With a stronger-than-expected economy, inflation near 40-year lows, an increasingly strong currency in the real, and the benefits of the global commodities boom, Brazilian stocks and the iShares MSCI Brazil Index Fund (EWZ) have been on a remarkable roll.
EWZ is the top-performing iShares fund (through Nov. 23) for three-month (34.0%) and year-to-date (65.3%) periods, as well as three- and five-year annualized returns, both of which are above 60%.
Like the Brazilian market and emerging-market funds in general, the rise has been long and steep but periodically interrupted, just as it was last week. Prior to Thanksgiving, EWZ’s NAV fell 8% in a week, which was the third-worst performance among all iShares funds.
The country’s benchmark market index, the Ibovespa, is down 7.5% since hitting its latest all-time high on Oct. 31, though it remains up more than 500% over the last five years and 37.1% year to date.
Last week’s events were a stark reminder of just how risky Brazil, South America, and other emerging markets in general can be.
When investors fear a slowdown, they move away from risk—as they did last week, when news about the U.S. housing slowdown and further credit-market worries led to a sell-off on Wall Street—and emerging markets are one of the first places they tend to flee. This summer, EWZ’s NAV fell 26.5% in less than a month, from July 23 to Aug. 16, as the sub-prime crisis took hold. And in 2006, EWZ’s NAV dropped 24.3% from May 5 to June 9, when fears of a recession surfaced due to rising interest rates.
EWZ carries a sky-high standard deviation of 29.34, due to a range of factors, keyed by the fact that it’s an emerging-market fund in a country that carries a lot of risk.
Many single-country ETFs are narrowly focused, but even compared to its emerging-market brethren, EWZ is highly concentrated. Different share classes of mining giant Cia Vale do Rio Doce (RIO) [CVRD] and Petrobras, the state-controlled integrated energy firm, make up the top four holdings and 47.6% of the ETF’s assets. Fortunately, both have been among the strongest big-company stocks in the world recently: their various share classes have either doubled or nearly doubled year to date despite recent dips.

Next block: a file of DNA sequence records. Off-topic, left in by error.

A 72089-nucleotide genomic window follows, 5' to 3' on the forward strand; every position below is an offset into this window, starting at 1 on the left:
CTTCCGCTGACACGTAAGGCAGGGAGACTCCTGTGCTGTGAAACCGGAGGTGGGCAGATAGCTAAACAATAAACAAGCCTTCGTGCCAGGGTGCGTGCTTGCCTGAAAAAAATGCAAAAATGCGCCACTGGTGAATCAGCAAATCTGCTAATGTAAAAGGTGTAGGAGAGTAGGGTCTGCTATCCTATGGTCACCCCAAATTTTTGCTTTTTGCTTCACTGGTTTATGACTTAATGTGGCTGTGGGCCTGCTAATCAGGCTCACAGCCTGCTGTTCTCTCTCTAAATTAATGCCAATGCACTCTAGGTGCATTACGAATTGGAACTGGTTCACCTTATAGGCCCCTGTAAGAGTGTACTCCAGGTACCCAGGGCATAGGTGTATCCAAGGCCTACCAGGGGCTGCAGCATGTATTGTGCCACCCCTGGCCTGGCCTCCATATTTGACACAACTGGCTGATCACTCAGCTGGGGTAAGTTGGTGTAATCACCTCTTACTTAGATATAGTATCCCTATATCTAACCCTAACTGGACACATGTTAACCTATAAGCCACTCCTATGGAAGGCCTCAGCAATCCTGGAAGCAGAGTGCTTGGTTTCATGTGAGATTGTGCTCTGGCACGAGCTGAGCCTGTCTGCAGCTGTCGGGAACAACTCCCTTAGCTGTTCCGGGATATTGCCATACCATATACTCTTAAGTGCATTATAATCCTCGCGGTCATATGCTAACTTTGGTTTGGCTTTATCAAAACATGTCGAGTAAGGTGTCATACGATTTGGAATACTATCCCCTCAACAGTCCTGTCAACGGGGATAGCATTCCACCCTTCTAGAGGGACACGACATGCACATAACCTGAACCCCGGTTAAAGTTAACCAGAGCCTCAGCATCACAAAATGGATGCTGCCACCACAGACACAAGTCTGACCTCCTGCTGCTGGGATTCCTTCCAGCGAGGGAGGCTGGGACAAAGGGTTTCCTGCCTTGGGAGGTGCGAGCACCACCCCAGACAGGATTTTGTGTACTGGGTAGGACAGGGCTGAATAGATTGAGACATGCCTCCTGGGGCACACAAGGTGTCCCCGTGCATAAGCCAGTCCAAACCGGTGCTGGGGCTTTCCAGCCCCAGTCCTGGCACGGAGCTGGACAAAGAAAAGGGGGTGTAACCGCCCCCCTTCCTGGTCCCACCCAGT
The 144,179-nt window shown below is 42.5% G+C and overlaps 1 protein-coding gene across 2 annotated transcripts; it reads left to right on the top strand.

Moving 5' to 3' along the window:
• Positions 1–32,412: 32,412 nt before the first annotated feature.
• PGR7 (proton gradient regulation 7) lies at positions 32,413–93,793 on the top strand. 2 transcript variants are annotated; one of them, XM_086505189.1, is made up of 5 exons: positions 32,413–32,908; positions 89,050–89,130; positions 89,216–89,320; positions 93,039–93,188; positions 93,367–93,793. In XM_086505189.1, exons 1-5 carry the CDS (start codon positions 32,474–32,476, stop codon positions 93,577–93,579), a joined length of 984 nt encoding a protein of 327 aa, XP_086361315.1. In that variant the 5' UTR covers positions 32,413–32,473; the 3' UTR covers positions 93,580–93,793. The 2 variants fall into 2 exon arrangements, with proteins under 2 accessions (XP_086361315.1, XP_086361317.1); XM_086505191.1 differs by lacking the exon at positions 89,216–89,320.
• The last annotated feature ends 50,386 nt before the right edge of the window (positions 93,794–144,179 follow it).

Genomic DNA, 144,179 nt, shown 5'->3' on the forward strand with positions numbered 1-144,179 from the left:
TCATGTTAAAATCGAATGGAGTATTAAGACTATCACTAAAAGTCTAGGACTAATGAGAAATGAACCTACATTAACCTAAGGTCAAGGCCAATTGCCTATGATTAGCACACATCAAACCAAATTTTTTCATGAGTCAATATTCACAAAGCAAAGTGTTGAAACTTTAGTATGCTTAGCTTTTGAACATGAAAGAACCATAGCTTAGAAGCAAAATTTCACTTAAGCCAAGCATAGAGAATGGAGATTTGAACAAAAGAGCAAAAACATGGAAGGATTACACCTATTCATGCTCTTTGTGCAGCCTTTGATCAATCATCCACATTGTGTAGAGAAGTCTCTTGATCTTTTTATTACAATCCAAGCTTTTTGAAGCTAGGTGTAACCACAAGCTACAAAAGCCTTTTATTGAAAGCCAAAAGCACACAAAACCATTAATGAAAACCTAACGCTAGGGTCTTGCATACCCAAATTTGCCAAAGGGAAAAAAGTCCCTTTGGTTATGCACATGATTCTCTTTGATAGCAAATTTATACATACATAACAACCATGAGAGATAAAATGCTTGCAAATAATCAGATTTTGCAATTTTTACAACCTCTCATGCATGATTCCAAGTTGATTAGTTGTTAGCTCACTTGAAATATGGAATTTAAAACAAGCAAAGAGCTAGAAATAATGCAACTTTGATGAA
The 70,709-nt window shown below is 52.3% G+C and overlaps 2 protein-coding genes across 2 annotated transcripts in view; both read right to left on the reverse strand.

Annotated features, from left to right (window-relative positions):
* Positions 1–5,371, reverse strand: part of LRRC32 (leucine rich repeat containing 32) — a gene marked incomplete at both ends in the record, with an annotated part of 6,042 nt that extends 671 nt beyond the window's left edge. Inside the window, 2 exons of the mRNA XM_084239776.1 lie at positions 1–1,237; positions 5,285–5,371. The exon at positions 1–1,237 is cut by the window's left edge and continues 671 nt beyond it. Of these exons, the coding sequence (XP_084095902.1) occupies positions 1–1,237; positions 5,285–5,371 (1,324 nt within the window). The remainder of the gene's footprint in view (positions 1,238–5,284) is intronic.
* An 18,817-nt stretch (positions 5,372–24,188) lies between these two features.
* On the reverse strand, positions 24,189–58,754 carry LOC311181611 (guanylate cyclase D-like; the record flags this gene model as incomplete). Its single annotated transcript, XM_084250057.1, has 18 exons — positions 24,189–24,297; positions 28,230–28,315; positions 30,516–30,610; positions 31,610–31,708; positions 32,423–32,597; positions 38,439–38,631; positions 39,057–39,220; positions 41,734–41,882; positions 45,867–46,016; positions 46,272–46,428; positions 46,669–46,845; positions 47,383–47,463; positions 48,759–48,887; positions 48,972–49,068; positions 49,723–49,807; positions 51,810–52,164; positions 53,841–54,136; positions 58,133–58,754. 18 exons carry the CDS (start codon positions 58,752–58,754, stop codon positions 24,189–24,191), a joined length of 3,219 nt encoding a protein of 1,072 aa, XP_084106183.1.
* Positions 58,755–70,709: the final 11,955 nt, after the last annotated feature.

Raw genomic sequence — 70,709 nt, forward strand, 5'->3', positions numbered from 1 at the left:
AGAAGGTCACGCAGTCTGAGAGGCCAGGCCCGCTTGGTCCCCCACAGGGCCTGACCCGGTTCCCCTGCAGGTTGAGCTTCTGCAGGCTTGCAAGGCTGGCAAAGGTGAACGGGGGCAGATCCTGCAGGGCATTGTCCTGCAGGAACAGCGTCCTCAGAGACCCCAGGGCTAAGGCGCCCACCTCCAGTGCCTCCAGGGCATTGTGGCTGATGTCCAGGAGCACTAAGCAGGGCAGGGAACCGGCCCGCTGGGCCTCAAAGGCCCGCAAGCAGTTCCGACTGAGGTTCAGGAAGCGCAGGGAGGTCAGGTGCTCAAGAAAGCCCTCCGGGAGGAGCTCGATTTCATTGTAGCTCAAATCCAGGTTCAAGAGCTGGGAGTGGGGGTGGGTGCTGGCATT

Petrobras made big news this month by announcing the discovery of the massive Tupi oil field off the coast of Rio de Janeiro, estimated to have five to ten billion barrels of recoverable oil and natural gas, which would give Brazil the world’s eight-largest oil reserves.
Petrobras (PZE) shares jumped 14% on the Nov. 9 news, while U.S.-listed shares of the company leapt 24%. But word that extracting the oil may prove extremely expensive, together with lackluster third-quarter results, sent both share classes right back down a few days later.
CVRD, the world’s largest exporter of iron ore, has benefited not just from the rising tide that has boosted all metals stocks over the past four years, but also from a direct tie to China’s booming growth: the company has a long-term contract to supply that country, according to Morningstar.
China has paced a surge in worldwide demand for iron ore, which has helped CVRD repeatedly post impressive profits and sent shares skyrocketing.
Still, the company remains susceptible to downturns in a cyclical pricing environment. In addition, CVRD shares have been whipsawed by rumors connecting the company to the potential merger of its two Anglo-Australian iron rivals, BHP Billiton (BHP) and Rio Tinto (RTP). BHP is trying to take over Rio in a deal valued at or near $128 billion, and speculation is that CVRD may either help BHP or submit a rival bid.
The Brazilian government controls both CVRD and Petrobras through special shares, and investors should be wary of such situations. Value for shareholders can take a back seat to the government’s agenda.
Whether last week’s pullback is a sign that the Brazilian stock party is coming to an end or just another blip on a remarkable run that has so far refused to die, no one knows. A global slowdown would undoubtedly hit EWZ hard, but whether such an event is coming is the subject of much debate.
EWZ has been on an incredible run, and investors looking to tap into China’s or Latin America’s growth with a small stake here have reaped the rewards. But this fund’s high level of risk and volatility is also well- documented, and it should play a limited role in the portfolio of investors with the stomach to handle its spikes and dips.